Billy White, an authority on Rock Hill history, called to say that Douglas Summers Brown had died in Lynchburg, Va.
Mrs. Brown lived in Rock Hill in the late 1940s and early 1950s while her husband was minister at First Presbyterian. She was 104.
My connection to Douglas Summers Brown was literary -- and perhaps spiritual. Let me explain:
Several years ago, during the run-up to Rock Hill's 150th anniversary, I agreed to help produce a new local history. Several books had appeared in the interim, but the definitive account, "City Without Cobwebs," had been published in conjunction with the Rock Hill Centennial. It was one of two local histories Douglas Summers wrote. The other, "People of the River," was about the Catawba Indian Nation.
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Early on, I discovered that Mrs. Brown was living in a nursing home in Lynchburg but that she was deaf and would be unavailable for a telephone interview. I got the address and wrote to her, describing our intentions. Her response came in a short note, wishing us well but explaining that her research materials had been donated to Winthrop.
'The Good Town'
It would be more than a year before I again attempted to communicate. In the meantime, the Rock Hill Sesquicentennial Committee was fortunate to contract with an accomplished historical writer, Lynn Willoughby, Ph.D., to write the new community history. Willoughby, herself a former Winthrop history professor, was between books. She and her husband had homes in North Carolina and Georgia but she welcomed the chance to visit Rock Hill and renew old acquaintances.
The resulting book, "The Good Town Does Well: Rock Hill, S.C., 1852-2002," would receive considerable acclaim. (Five years later, few of the original 3,200 copies remain in local bookstores.)
Although I owned a reprint of "City Without Cobwebs," I wanted an original copy. Several Rock Hill natives told me they would be happy to give me their copy -- if only they could find it, which they never could. Eventually, I turned to the Internet, checking Web sites that specialized in out-of-print books. The least expensive I located was described as having a broken binding. The next best buy was from a dealer in New York state, which listed a book with a flyleaf inscription. I ordered it.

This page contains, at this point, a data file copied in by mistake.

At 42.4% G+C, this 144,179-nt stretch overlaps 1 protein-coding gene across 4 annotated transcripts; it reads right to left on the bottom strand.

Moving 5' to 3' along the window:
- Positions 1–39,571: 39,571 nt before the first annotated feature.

Imagine my surprise a few days later when, upon opening the cover and finding this inscription: "For my 'baby brother,' Andrew Summers ... The author, Christmas 1953."
I immediately wrote Mrs. Brown, not knowing whether, at age 99, she would comprehend the coincidence I wanted to share, or even whether she was still alive.
After receiving no response, I put the matter aside. By then, Lynn Willoughby was deep in the throes of writing, editing and rewriting Rock Hill's new history.
Months later, after the obligatory round of book signings, Lynn and I signed the flyleaf of a copy "Good Town." We composed a note to Mrs. Brown, thanking her for her history, which was both a starting point and inspiration for our book.
After not having heard from her following my most recent note, I admit to not having any great confidence I would get a response this time.
Within a few days, however, I received a hand-written note with a return address of Lynchburg. The script, which appeared to have come from an unsteady hand, was legible. Mrs. Brown had composed a gracious thank you for the book.
She also reflected warmly about the years that she and her late husband, the Rev. Henry Dockery Brown, had lived here. She stated that among the various towns where they had lived during his long ministry, Rock Hill may have been her favorite. She also recalled many good times and close friends, especially one couple, Bernard and Marie Craig.
A chill ran up my spine. I was reading her letter while standing in the kitchen of the house where we had lived for more than 15 years. Our house, built in 1938, originally had been owned by the Craig family. No doubt, Douglas Summers Brown had stood in the same spot decades earlier.
I told my wife: "The Presbyterians are noted for their doctrine of Predestination, ... even though we're Catholics, I think they're on to something."